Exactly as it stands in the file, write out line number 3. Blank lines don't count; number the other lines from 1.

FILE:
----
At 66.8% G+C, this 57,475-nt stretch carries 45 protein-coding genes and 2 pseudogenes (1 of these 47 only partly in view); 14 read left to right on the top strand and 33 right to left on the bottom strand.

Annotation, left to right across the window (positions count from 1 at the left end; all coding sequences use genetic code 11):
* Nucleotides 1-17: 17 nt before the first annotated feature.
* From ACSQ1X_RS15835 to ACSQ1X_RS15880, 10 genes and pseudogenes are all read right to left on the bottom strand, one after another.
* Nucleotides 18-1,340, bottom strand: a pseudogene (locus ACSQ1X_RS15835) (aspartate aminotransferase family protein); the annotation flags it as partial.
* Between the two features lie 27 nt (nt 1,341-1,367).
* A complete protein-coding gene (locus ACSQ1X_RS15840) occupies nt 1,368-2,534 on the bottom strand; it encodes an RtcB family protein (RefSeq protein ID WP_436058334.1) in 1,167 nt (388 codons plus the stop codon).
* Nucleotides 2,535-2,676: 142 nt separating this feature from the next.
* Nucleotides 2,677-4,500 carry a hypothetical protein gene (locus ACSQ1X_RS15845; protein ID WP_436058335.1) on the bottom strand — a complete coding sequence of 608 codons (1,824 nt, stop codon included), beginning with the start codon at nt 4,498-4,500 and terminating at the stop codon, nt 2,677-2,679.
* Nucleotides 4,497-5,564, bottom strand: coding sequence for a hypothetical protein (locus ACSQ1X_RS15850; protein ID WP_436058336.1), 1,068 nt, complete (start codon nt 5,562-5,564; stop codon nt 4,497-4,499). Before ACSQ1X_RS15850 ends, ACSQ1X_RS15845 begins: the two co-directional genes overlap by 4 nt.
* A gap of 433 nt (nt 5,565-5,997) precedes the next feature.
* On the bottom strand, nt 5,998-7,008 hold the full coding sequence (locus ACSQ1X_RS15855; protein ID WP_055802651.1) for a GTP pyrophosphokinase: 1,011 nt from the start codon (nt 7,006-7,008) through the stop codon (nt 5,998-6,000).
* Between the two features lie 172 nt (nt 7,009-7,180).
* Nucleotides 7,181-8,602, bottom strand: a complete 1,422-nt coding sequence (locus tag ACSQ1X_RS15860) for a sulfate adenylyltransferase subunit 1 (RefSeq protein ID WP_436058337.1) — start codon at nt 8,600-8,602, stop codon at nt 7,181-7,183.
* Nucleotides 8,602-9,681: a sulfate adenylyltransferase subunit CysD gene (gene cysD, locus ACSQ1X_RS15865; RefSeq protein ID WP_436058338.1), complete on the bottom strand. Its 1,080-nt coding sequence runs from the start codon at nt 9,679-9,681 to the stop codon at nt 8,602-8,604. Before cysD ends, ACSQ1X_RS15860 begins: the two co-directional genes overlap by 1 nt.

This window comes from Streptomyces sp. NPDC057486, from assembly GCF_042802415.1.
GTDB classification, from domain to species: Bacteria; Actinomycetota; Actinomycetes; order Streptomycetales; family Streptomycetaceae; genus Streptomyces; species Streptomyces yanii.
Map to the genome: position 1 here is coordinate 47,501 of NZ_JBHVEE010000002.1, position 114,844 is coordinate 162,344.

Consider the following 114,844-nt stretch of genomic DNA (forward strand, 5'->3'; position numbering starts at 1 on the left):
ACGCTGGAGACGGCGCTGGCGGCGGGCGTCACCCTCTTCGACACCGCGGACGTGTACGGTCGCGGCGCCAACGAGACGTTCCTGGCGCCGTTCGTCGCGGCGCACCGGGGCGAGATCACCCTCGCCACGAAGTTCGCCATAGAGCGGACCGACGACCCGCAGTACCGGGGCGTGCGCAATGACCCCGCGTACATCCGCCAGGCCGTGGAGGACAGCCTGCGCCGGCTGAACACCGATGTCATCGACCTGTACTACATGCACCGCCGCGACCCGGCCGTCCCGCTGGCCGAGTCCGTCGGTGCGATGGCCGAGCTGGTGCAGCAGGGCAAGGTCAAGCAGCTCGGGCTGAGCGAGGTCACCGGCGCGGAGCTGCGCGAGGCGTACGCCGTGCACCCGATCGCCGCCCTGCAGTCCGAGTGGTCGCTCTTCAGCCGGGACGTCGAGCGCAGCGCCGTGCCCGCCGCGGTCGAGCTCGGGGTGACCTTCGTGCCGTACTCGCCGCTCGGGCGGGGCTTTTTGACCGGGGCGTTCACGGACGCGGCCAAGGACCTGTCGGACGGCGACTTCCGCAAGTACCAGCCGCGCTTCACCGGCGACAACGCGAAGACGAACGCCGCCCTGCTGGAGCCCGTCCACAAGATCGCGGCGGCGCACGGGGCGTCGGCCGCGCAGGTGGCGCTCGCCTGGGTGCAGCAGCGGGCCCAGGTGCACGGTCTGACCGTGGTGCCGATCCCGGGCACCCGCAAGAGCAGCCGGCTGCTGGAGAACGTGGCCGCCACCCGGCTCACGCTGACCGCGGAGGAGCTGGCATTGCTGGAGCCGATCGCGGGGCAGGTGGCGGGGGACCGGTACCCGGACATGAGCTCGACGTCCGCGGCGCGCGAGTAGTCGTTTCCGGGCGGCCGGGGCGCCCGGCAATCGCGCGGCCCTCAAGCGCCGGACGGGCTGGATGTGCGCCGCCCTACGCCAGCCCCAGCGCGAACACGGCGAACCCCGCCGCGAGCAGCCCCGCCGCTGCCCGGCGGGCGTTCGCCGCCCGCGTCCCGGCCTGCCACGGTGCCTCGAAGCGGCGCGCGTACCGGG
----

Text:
* Nucleotides 1-17: 17 nt before the first annotated feature.